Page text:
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Three Poems by Tommy Bui

The Sap Beads From the Trunk

and the hummingbirds sip from corries

cradled astride crests of Santa Anas

as the crickets churn their doubts

and prospects for oaks to arc their backs

auger well within the moss.

And so many petals shiver

at the ice churning within a cloud

that turns throbbing soil slush

and the sun centered in each seed


The butterfly emerges

and slowly dries her wings as

we too spill from our cocoons.

Skyline unleavened,

our collective palms needed to knead

affection for a city to rise again.

For curled in the oriole’s beak

resonates a swelling

certainty. Today’s debris makes tomorrow’s sturdy nests.

Wriggle me a bee please

with oceans stacked on antennas

and collapsed universes on proboscis.

The bones untangle and remember

old whale songs that reverberate

within misty marrows sepia parched.

Azure acres ascend and

make multitudes of medullas again.

Let’s find an eon inside an acorn.

The ocean suds

suggests an accord

tempered in a granule of ancient sand.


Wilshire and Normandie Station, Midnight

The grime gloms misty

and the calipers strain against the brakeman’s lever.

We tunnel together to destinations

that have long been rubbed off the manifest

and replaced with sweat-streaked


that could nary turn weak-fatigued necks

let alone

cranky twilight turnstiles.

On your alabaster bones

a pattern of cuneiform

has carved runes

of ancient birdsongs

and the grey-blue

speckles slung around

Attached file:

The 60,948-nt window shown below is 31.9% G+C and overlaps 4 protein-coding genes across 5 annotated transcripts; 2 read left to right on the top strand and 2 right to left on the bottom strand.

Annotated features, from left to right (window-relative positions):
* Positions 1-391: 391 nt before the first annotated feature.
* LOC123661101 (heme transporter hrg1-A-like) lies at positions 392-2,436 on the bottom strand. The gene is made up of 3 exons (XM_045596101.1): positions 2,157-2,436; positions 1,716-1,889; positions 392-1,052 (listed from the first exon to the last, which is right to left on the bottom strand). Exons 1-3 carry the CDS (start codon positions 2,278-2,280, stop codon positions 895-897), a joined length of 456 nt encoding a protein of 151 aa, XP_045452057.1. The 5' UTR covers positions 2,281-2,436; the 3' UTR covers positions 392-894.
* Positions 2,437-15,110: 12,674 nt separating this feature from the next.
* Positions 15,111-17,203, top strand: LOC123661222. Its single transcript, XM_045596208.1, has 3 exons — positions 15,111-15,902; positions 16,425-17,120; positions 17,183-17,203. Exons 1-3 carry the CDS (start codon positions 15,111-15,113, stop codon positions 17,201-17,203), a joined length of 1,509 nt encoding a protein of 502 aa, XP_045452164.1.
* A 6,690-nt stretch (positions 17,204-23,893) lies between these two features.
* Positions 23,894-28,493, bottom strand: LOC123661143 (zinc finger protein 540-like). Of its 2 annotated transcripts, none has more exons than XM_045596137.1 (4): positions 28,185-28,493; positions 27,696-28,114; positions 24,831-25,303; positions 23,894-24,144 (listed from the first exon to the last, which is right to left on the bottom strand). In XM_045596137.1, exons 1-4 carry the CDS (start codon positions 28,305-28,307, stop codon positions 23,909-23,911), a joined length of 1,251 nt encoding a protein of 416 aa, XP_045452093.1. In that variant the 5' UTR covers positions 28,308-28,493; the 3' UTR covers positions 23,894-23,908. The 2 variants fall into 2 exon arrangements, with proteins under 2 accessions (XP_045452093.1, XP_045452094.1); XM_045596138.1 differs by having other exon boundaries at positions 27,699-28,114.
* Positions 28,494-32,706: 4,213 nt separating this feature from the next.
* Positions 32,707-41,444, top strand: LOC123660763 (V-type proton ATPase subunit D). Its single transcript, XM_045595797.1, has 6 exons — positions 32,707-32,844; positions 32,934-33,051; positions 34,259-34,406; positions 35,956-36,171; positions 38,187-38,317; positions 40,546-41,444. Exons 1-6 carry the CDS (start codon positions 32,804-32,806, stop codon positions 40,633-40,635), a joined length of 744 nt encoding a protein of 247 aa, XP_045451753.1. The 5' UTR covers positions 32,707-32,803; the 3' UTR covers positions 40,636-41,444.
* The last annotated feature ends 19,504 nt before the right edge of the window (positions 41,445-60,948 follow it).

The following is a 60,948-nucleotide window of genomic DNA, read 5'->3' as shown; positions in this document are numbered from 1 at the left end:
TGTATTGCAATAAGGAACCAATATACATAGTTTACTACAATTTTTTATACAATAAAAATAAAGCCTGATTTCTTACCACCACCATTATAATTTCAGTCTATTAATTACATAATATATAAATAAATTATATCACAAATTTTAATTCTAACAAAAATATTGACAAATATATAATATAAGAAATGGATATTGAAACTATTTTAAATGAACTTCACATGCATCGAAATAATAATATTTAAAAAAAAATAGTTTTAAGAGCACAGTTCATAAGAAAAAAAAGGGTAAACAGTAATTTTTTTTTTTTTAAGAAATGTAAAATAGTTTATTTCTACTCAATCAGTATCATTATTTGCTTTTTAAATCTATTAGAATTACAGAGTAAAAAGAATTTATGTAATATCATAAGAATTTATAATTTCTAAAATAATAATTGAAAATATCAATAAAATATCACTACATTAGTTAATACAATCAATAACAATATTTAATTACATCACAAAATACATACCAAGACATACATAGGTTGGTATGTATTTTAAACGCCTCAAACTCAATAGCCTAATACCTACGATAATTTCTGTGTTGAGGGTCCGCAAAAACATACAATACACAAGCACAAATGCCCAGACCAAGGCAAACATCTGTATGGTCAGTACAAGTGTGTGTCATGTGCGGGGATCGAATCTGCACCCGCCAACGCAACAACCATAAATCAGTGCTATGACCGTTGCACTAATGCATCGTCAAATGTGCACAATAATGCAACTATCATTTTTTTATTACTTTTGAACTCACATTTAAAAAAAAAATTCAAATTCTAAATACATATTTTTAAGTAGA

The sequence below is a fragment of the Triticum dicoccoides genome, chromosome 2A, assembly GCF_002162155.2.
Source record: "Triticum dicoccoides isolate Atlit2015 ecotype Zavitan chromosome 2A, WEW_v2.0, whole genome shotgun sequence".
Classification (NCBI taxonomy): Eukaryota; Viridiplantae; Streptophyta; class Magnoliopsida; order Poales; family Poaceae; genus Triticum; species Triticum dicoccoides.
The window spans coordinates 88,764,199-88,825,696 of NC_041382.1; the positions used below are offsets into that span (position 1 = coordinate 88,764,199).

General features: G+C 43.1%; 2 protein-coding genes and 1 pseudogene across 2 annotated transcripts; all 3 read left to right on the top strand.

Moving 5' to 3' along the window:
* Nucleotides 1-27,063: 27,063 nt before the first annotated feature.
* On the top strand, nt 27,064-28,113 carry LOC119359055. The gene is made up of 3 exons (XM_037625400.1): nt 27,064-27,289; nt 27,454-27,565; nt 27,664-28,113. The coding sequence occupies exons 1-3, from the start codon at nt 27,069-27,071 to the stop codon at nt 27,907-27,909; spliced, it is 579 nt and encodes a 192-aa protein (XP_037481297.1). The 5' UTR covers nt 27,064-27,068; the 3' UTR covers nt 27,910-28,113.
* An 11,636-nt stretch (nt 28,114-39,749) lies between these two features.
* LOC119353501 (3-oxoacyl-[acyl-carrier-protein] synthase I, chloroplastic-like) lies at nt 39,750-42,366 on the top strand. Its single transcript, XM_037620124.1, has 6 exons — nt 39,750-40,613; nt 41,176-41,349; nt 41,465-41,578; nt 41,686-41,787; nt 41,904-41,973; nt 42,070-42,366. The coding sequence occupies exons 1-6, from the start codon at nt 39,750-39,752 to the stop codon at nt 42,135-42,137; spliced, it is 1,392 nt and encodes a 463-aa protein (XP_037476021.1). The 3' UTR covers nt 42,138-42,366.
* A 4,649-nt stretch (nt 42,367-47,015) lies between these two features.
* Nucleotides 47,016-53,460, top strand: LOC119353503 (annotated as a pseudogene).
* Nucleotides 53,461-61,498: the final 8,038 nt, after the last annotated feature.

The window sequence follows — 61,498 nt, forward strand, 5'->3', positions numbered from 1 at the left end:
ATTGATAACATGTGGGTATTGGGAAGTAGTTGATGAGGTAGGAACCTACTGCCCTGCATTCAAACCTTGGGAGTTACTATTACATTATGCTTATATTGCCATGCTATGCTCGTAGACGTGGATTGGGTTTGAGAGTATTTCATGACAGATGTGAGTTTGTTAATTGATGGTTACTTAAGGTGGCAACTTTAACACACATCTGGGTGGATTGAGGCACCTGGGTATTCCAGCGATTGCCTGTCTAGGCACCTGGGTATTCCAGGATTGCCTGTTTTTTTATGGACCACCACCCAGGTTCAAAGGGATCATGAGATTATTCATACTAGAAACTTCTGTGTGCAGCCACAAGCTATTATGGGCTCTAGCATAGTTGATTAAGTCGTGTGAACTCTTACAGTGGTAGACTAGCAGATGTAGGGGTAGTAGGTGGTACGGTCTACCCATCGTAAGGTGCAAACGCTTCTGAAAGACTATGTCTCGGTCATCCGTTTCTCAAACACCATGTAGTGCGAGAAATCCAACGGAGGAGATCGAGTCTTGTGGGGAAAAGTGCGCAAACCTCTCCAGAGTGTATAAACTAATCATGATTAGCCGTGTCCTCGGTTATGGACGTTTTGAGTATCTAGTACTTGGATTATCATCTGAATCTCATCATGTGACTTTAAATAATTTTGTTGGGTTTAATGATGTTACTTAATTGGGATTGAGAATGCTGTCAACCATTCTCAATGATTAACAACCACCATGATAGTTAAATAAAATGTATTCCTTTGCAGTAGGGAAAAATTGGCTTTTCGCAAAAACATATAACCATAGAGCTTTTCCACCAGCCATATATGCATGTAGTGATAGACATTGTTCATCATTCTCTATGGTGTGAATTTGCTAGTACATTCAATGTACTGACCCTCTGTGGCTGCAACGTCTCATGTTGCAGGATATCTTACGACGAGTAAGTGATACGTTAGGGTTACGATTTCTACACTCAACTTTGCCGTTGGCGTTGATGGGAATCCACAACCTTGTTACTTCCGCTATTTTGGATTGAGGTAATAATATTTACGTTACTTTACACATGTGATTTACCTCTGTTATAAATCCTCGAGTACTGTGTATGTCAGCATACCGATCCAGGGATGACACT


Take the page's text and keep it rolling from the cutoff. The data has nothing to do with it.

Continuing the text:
your unblinking irises

dislodges the moon

from the belly

of old and old once more.


The Sea Knows No Lament

The sea blue and folds over itself

over and countless times,

how the clippers haul creases

suggesting seams

on the brittle kirigami

of our wind-swept

paper-thin existence.


Tommy Vinh Bui is a librarian for the Los Angeles County Library. He was a 2015-16 American Library Association Spectrum Scholar and a 2018-19 Arts for LA Cultural Policy Fellow for the city of Inglewood. Bui’s poetry and artwork has been featured in Department of Cultural Affairs publications and he was a 2020 Pushcart Prize nominee. He also writes about the intersection of art and librarianship for the American Library Association’s Office of Intellectual Freedom. Many moons ago he was a Peace Corps volunteer serving in Central Asia. And today volunteers as a transportation specialist for the American Red Cross. He’s learning French so he can wear a beret on Bastille Day.

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